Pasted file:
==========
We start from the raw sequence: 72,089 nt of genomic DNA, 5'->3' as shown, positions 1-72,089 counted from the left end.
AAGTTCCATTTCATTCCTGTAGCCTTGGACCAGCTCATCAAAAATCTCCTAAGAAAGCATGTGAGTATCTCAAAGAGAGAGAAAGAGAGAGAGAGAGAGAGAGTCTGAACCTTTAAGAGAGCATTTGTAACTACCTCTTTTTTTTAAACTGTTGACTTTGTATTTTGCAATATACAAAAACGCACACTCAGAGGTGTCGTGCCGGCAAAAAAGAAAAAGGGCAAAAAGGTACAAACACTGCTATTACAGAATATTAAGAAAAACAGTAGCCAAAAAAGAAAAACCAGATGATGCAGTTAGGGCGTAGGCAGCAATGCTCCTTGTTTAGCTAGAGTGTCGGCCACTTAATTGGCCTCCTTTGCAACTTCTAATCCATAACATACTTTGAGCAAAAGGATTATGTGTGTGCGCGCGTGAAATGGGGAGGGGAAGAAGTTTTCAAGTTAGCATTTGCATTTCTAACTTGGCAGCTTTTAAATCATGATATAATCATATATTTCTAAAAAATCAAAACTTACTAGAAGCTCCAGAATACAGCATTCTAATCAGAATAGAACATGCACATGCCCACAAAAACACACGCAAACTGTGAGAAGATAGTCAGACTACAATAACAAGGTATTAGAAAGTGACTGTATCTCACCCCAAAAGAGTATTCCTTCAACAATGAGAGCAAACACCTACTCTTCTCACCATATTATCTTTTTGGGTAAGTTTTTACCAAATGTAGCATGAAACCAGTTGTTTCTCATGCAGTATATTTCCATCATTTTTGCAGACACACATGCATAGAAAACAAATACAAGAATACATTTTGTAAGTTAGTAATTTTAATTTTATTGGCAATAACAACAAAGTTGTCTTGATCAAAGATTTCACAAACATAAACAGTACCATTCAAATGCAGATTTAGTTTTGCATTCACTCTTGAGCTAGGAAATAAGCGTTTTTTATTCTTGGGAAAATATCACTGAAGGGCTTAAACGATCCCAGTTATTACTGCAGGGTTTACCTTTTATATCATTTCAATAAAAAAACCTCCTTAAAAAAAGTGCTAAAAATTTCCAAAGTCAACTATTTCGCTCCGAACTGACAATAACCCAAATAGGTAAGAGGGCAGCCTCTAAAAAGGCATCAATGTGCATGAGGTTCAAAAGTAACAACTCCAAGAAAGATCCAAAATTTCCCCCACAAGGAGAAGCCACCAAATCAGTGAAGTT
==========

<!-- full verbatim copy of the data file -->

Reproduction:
We start from the raw sequence: 72,089 nt of genomic DNA, 5'->3' as shown, positions 1-72,089 counted from the left end.
AAGTTCCATTTCATTCCTGTAGCCTTGGACCAGCTCATCAAAAATCTCCTAAGAAAGCATGTGAGTATCTCAAAGAGAGAGAAAGAGAGAGAGAGAGAGAGAGTCTGAACCTTTAAGAGAGCATTTGTAACTACCTCTTTTTTTTAAACTGTTGACTTTGTATTTTGCAATATACAAAAACGCACACTCAGAGGTGTCGTGCCGGCAAAAAAGAAAAAGGGCAAAAAGGTACAAACACTGCTATTACAGAATATTAAGAAAAACAGTAGCCAAAAAAGAAAAACCAGATGATGCAGTTAGGGCGTAGGCAGCAATGCTCCTTGTTTAGCTAGAGTGTCGGCCACTTAATTGGCCTCCTTTGCAACTTCTAATCCATAACATACTTTGAGCAAAAGGATTATGTGTGTGCGCGCGTGAAATGGGGAGGGGAAGAAGTTTTCAAGTTAGCATTTGCATTTCTAACTTGGCAGCTTTTAAATCATGATATAATCATATATTTCTAAAAAATCAAAACTTACTAGAAGCTCCAGAATACAGCATTCTAATCAGAATAGAACATGCACATGCCCACAAAAACACACGCAAACTGTGAGAAGATAGTCAGACTACAATAACAAGGTATTAGAAAGTGACTGTATCTCACCCCAAAAGAGTATTCCTTCAACAATGAGAGCAAACACCTACTCTTCTCACCATATTATCTTTTTGGGTAAGTTTTTACCAAATGTAGCATGAAACCAGTTGTTTCTCATGCAGTATATTTCCATCATTTTTGCAGACACACATGCATAGAAAACAAATACAAGAATACATTTTGTAAGTTAGTAATTTTAATTTTATTGGCAATAACAACAAAGTTGTCTTGATCAAAGATTTCACAAACATAAACAGTACCATTCAAATGCAGATTTAGTTTTGCATTCACTCTTGAGCTAGGAAATAAGCGTTTTTTATTCTTGGGAAAATATCACTGAAGGGCTTAAACGATCCCAGTTATTACTGCAGGGTTTACCTTTTATATCATTTCAATAAAAAAACCTCCTTAAAAAAAGTGCTAAAAATTTCCAAAGTCAACTATTTCGCTCCGAACTGACAATAACCCAAATAGGTAAGAGGGCAGCCTCTAAAAAGGCATCAATGTGCATGAGGTTCAAAAGTAACAACTCCAAGAAAGATCCAAAATTTCCCCCACAAGGAGAAGCCACCAAATCAGTGAAGTT